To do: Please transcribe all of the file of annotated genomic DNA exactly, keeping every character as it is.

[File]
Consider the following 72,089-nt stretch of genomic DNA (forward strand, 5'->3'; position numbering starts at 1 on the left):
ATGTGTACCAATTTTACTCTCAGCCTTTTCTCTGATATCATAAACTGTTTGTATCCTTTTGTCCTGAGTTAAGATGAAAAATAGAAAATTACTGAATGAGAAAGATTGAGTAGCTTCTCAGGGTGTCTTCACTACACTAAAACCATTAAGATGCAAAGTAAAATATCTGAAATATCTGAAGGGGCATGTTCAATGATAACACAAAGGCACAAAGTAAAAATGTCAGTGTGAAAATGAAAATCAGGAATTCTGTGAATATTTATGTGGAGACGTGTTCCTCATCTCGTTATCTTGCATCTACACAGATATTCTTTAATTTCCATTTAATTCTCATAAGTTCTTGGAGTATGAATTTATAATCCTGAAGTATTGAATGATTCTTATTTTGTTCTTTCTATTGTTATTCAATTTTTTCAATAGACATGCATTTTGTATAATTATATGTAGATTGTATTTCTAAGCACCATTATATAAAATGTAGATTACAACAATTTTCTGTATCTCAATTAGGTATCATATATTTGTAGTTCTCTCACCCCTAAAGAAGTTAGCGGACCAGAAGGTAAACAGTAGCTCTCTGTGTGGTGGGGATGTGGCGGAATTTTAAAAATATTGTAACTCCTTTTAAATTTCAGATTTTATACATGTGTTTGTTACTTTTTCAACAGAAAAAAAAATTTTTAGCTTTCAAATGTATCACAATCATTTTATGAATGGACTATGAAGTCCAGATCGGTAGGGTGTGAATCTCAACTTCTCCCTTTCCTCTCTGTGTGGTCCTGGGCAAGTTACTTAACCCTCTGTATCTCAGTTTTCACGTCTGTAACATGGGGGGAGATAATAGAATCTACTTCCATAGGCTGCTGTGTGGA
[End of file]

Consider the following 72,089-nt stretch of genomic DNA (forward strand, 5'->3'; position numbering starts at 1 on the left):
ATGTGTACCAATTTTACTCTCAGCCTTTTCTCTGATATCATAAACTGTTTGTATCCTTTTGTCCTGAGTTAAGATGAAAAATAGAAAATTACTGAATGAGAAAGATTGAGTAGCTTCTCAGGGTGTCTTCACTACACTAAAACCATTAAGATGCAAAGTAAAATATCTGAAATATCTGAAGGGGCATGTTCAATGATAACACAAAGGCACAAAGTAAAAATGTCAGTGTGAAAATGAAAATCAGGAATTCTGTGAATATTTATGTGGAGACGTGTTCCTCATCTCGTTATCTTGCATCTACACAGATATTCTTTAATTTCCATTTAATTCTCATAAGTTCTTGGAGTATGAATTTATAATCCTGAAGTATTGAATGATTCTTATTTTGTTCTTTCTATTGTTATTCAATTTTTTCAATAGACATGCATTTTGTATAATTATATGTAGATTGTATTTCTAAGCACCATTATATAAAATGTAGATTACAACAATTTTCTGTATCTCAATTAGGTATCATATATTTGTAGTTCTCTCACCCCTAAAGAAGTTAGCGGACCAGAAGGTAAACAGTAGCTCTCTGTGTGGTGGGGATGTGGCGGAATTTTAAAAATATTGTAACTCCTTTTAAATTTCAGATTTTATACATGTGTTTGTTACTTTTTCAACAGAAAAAAAAATTTTTAGCTTTCAAATGTATCACAATCATTTTATGAATGGACTATGAAGTCCAGATCGGTAGGGTGTGAATCTCAACTTCTCCCTTTCCTCTCTGTGTGGTCCTGGGCAAGTTACTTAACCCTCTGTATCTCAGTTTTCACGTCTGTAACATGGGGGGAGATAATAGAATCTACTTCCATAGGCTGCTGTGTGGA